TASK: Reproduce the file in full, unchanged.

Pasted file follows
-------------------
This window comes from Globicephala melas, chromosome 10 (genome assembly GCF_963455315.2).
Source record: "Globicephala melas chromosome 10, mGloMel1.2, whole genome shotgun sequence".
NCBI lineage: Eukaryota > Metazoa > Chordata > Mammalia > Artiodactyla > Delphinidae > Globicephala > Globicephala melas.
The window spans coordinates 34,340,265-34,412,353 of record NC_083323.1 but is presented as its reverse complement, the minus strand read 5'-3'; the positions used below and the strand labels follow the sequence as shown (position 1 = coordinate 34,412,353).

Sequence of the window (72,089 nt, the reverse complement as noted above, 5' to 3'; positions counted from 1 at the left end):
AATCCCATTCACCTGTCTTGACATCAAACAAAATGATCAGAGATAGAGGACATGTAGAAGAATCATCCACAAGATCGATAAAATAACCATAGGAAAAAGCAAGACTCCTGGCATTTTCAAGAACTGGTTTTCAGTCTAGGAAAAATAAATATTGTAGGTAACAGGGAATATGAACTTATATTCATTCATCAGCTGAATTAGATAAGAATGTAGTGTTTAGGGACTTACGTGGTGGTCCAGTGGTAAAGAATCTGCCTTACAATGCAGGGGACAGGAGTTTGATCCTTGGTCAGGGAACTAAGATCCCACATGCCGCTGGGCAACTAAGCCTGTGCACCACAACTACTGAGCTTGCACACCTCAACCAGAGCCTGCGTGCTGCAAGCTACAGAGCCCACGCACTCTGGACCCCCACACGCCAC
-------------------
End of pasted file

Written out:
This window comes from Globicephala melas, chromosome 10 (genome assembly GCF_963455315.2).
Source record: "Globicephala melas chromosome 10, mGloMel1.2, whole genome shotgun sequence".
NCBI lineage: Eukaryota > Metazoa > Chordata > Mammalia > Artiodactyla > Delphinidae > Globicephala > Globicephala melas.
The window spans coordinates 34,340,265-34,412,353 of record NC_083323.1 but is presented as its reverse complement, the minus strand read 5'-3'; the positions used below and the strand labels follow the sequence as shown (position 1 = coordinate 34,412,353).

Sequence of the window (72,089 nt, the reverse complement as noted above, 5' to 3'; positions counted from 1 at the left end):
AATCCCATTCACCTGTCTTGACATCAAACAAAATGATCAGAGATAGAGGACATGTAGAAGAATCATCCACAAGATCGATAAAATAACCATAGGAAAAAGCAAGACTCCTGGCATTTTCAAGAACTGGTTTTCAGTCTAGGAAAAATAAATATTGTAGGTAACAGGGAATATGAACTTATATTCATTCATCAGCTGAATTAGATAAGAATGTAGTGTTTAGGGACTTACGTGGTGGTCCAGTGGTAAAGAATCTGCCTTACAATGCAGGGGACAGGAGTTTGATCCTTGGTCAGGGAACTAAGATCCCACATGCCGCTGGGCAACTAAGCCTGTGCACCACAACTACTGAGCTTGCACACCTCAACCAGAGCCTGCGTGCTGCAAGCTACAGAGCCCACGCACTCTGGACCCCCACACGCCAC